I’ve just returned from a diverse trip abroad, where I experienced a number of meals with direct connections to what is available here. It was a remarkable and rewarding journey.
Things kicked off in London at the original Hakkasan on London’s Hanway Place, and if what I ate there is any indication of what is to come at Hakkasan at the MGM Grand, the prospects are amazing. It is London’s first Chinese restaurant to win a Michelin star and deservedly so. Among dishes I ate were stir-fried lamb with Chinese vegetables, the famous duck salad with pine nuts and shallots, and the best shrimp toast I’ve ever tasted.
From there, I visited the Republic of Georgia, a small country in the Caucasus Mountains, east of Turkey on the Black Sea. The country produces extraordinary wines, such as the white Rkatsaeli and the red Saperavi, many still made by an 8,000-year-old method using the clay vessels called kvevri. The only place I know of to taste these wines locally is Forte European Tapas Bar & Bistro (220-3876). There, chef Nina Manchev also serves terrific dishes from that country to go along with these wines, and foods from her native Bulgaria.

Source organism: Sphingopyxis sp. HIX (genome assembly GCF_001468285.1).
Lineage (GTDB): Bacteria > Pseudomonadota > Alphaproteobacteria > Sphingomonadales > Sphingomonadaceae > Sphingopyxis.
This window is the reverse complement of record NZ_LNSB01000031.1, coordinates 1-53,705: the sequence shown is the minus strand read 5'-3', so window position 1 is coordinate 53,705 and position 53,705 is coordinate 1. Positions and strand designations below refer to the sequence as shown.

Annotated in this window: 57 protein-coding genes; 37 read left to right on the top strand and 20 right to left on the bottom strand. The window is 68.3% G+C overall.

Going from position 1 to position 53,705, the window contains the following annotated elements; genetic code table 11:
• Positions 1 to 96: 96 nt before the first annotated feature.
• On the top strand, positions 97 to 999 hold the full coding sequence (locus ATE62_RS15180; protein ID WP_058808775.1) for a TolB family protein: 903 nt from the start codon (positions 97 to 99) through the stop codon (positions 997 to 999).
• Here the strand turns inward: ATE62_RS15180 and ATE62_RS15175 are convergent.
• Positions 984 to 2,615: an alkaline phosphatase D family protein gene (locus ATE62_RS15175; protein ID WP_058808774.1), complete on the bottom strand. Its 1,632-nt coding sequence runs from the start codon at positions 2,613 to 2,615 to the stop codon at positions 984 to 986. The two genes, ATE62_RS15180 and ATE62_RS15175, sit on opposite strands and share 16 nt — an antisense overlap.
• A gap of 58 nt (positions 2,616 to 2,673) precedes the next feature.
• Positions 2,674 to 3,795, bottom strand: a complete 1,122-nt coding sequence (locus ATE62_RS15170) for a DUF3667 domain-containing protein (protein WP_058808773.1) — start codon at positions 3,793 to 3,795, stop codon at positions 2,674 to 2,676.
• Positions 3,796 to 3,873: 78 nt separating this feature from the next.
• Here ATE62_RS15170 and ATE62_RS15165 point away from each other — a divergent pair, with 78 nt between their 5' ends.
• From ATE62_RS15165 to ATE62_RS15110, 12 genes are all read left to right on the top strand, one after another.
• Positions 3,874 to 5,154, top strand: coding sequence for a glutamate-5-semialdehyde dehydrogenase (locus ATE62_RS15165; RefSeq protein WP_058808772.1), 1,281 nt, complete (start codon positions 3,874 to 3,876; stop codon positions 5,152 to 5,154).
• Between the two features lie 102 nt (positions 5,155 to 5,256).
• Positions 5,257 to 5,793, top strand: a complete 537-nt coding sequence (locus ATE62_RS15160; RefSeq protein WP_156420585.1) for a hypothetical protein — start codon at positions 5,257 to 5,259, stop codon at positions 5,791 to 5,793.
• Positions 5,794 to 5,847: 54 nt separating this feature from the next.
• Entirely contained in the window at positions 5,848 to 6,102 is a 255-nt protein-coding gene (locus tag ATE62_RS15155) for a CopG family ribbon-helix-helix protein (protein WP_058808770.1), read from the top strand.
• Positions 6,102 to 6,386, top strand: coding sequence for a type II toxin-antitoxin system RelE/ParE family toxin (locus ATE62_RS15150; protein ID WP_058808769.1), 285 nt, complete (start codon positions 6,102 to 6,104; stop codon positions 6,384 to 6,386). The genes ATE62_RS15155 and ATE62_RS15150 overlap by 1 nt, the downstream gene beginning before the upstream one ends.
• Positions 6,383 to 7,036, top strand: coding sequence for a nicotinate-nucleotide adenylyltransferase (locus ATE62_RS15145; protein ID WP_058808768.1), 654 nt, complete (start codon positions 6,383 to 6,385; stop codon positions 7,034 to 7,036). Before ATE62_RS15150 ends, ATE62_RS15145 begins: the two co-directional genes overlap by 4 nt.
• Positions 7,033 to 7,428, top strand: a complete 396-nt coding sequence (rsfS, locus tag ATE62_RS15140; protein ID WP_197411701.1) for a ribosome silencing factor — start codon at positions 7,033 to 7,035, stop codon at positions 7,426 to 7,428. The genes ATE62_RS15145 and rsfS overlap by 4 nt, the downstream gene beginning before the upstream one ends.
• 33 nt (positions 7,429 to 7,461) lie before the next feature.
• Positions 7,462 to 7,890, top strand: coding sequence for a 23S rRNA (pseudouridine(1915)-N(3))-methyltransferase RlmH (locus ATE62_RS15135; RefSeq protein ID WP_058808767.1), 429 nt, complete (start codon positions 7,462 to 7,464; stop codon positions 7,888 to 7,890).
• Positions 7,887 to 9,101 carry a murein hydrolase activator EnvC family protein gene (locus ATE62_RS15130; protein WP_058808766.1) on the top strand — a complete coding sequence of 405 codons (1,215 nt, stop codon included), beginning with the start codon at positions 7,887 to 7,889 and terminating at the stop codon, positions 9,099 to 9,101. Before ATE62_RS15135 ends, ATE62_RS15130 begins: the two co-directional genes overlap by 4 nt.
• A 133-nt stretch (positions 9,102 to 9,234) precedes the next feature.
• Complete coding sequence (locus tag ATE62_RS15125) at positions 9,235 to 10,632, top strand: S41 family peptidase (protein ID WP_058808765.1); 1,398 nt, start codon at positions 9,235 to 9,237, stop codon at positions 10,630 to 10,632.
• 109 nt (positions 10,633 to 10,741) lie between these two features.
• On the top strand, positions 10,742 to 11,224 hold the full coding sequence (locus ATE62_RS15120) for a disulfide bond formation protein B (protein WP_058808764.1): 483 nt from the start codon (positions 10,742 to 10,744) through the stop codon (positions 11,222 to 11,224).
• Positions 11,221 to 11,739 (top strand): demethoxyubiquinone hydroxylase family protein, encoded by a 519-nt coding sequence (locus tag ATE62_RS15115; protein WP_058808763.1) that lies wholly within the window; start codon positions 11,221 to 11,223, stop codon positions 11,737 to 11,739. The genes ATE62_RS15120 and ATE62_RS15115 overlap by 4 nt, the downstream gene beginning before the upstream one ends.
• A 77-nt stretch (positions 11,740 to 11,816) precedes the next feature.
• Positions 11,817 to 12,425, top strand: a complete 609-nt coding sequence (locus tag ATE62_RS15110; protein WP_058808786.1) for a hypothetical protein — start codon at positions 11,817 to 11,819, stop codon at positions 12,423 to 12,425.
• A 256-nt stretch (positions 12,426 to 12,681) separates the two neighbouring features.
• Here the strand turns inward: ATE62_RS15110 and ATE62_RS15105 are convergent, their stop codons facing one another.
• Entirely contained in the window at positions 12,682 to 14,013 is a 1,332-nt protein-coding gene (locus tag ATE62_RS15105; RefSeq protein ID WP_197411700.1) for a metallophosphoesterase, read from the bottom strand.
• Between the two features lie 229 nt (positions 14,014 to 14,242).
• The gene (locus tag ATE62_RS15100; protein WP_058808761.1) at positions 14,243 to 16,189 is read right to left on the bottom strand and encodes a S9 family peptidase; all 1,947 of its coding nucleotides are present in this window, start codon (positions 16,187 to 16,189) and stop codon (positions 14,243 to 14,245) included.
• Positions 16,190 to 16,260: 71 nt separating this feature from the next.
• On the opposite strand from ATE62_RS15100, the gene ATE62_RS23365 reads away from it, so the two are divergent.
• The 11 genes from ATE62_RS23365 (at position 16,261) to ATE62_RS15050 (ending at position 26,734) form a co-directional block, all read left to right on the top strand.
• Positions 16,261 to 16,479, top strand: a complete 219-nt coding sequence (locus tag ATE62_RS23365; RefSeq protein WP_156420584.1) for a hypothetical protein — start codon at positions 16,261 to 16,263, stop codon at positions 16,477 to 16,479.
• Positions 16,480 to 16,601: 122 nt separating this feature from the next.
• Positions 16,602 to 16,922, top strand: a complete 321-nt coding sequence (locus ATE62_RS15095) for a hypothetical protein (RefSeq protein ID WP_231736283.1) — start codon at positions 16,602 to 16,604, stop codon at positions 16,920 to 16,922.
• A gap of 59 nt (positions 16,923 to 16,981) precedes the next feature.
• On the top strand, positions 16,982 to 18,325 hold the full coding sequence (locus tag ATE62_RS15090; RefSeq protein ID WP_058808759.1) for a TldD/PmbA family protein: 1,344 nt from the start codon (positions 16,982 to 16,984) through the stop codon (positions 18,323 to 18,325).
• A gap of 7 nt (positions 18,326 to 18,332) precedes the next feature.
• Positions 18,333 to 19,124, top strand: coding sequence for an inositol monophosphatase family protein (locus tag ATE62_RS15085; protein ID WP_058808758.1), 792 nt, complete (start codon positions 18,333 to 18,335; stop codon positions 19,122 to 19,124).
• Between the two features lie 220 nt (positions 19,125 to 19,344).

I may have saved the best for last. I also visited Athens, where I dined at Milos in the Athens Hilton, which has a sister establishment in the Cosmopolitan. And I had several things impossible to taste in the U.S., including wild oysters, Aegean sea urchin and grouper giouvetsi, fish stew served in a copper pot. Our Milos has specialties flown in from the Aegean as well, and the three-course lunch there remains the best deal on the Strip at $22.13.
Locally, things are also lively. Zenshin is the newest addition to the South Point (796-7111), where well-known local chef Terence Fong (LVH, Osaka), is serving a pan-Asian menu of dishes such as sushi, sashimi, garlic chicken, oxtail soup and miso-marinated black cod.
Speaking of the MGM Grand, it’s home to the terrific L’atelier de Joël Robuchon, where the Chef of the Century (in France anyway, and the last century, that is) has created a spring menu that includes stuff like “Le Saumon,” Alaskan salmon carpaccio with fennel mango essence, and “Le Canard,” seared duck glazed with spice on a bed of sweet-and-sour daikon and spring leek. Sacre bleu!
Finally, chef David Myers, in collaboration with his executive chef here, Brian Howard, is doing a new lunch and dinner menu at Myers’ Las Vegas outpost, Comme Ça in the Cosmopolitan (698-7910). Offerings include an indulgent red velvet bacon waffle and eggs en cocotte for lunch, and a few dinner items such as the classic steak Diane and orange duck.
Follow Max Jacobson’s latest epicurean observations, reviews and tips at VegasSeven.com/Blogs.